Racial Disparities in Minnesota: The Point of Arrest

Sarah Welter, Council on Crime & Justice
Barbara A. Schillo, Council on Crime & Justice
Leena Kurki, Council on Crime and Justice
Pam Cosby, Council on Crime & Justice
Jose Mangles, Council on Crime & Justice

ABSTRACT
This study by the Racial Disparity Initiative of the Council on Crime and Justice examines what factors contribute to the higher arrest rates for people of color compared to whites in Minnesota, and especially in the cities of Minneapolis and St. Paul. The study includes several research components. First, a secondary analysis of arrest data for Minnesota's 87 counties examines racial disparities in arrests by location. Second, a victimization survey in Minneapolis and St. Paul produces estimates of the frequency of crimes committed against persons by race of the offender. Third, a drug use survey in Minneapolis and St. Paul produces estimates of the frequency of drug-related offenses by race of the respondent. Fourth, an analysis of police incident reports examines differences across racial groups in offenses cleared by arrest and arrests initiated by police. The main goal is to compare actual involvement in personal crimes and drug offenses by race to arrests for these crimes by race. In addition, the study analyzes racial differences in the factors that affect reporting to police or clearance by an arrest, e.g., victim-offender relationship, location of the crime, and drug use habits.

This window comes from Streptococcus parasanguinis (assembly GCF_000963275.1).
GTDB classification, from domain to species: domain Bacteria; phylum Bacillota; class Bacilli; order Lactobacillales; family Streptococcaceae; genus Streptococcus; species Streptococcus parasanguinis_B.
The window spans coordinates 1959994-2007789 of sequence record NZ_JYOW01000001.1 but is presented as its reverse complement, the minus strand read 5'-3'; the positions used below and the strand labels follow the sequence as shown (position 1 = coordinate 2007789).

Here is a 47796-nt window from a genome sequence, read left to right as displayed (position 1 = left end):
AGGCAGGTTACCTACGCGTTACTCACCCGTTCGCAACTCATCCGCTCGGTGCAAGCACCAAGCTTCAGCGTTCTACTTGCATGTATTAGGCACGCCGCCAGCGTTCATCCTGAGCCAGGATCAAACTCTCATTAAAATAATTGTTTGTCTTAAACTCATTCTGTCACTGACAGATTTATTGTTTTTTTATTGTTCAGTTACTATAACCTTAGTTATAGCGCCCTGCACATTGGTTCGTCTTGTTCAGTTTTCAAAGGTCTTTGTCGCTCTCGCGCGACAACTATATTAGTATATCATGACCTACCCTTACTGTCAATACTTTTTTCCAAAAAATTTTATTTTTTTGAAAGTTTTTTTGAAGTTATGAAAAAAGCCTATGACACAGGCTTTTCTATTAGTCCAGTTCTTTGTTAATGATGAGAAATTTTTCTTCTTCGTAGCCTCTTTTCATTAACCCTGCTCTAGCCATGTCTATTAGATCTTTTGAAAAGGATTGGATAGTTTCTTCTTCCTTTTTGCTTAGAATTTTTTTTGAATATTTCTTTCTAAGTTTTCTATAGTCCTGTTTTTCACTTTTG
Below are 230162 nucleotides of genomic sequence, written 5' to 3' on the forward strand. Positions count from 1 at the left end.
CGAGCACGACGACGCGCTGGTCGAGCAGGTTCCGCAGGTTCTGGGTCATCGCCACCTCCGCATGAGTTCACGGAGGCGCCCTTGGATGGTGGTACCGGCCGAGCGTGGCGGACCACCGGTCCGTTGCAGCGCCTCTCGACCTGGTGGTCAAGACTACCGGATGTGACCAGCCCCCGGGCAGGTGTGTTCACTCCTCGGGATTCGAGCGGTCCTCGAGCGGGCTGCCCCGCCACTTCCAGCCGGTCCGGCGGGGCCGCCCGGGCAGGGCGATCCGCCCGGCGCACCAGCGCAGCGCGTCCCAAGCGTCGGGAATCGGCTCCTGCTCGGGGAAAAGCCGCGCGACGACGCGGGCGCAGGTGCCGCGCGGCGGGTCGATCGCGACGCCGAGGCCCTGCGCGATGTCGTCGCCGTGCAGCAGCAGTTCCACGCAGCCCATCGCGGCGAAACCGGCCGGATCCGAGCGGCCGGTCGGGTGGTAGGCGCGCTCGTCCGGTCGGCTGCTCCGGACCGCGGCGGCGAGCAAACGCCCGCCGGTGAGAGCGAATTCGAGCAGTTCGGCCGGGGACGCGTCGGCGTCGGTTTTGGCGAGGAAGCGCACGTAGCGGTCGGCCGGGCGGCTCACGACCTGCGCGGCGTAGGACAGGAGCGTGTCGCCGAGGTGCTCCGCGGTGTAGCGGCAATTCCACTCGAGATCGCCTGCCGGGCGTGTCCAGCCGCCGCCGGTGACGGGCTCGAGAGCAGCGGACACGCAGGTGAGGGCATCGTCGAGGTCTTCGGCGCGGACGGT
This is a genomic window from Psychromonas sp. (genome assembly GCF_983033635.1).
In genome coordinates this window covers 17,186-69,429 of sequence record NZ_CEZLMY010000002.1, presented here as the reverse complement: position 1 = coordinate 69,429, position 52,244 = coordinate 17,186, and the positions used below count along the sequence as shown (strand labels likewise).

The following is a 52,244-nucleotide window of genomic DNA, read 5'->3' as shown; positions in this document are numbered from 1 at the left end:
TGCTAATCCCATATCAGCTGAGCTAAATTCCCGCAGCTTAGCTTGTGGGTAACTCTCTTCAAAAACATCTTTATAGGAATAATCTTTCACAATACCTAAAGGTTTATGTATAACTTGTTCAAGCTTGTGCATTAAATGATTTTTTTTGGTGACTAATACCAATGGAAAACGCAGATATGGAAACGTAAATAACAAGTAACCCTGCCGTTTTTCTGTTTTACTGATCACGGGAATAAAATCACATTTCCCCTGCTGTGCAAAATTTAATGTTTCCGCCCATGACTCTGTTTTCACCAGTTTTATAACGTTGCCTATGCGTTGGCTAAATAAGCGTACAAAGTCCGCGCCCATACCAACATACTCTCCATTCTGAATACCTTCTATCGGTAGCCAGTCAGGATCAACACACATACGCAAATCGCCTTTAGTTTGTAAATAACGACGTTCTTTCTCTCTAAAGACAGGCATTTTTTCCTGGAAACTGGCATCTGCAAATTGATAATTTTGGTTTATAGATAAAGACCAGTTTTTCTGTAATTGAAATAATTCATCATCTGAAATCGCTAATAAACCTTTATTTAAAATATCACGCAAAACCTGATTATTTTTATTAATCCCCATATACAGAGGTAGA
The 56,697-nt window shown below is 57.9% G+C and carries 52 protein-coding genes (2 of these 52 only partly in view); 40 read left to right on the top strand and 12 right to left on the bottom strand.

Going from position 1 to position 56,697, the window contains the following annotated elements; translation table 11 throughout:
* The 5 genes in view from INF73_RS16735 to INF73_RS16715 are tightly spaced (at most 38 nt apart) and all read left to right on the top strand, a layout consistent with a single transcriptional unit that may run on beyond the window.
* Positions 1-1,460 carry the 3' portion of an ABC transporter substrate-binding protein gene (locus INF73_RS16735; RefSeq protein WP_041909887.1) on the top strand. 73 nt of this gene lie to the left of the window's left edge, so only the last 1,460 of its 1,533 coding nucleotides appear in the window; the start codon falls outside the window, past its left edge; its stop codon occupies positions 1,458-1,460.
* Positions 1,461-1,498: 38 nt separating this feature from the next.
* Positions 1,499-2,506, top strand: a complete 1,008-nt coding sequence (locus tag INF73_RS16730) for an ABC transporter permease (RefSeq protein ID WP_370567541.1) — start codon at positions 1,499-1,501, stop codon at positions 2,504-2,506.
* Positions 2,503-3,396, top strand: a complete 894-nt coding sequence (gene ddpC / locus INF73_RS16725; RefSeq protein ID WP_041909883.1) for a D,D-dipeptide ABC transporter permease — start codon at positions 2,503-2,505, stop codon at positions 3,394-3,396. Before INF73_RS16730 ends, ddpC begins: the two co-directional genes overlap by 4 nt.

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Updated 05/20/2006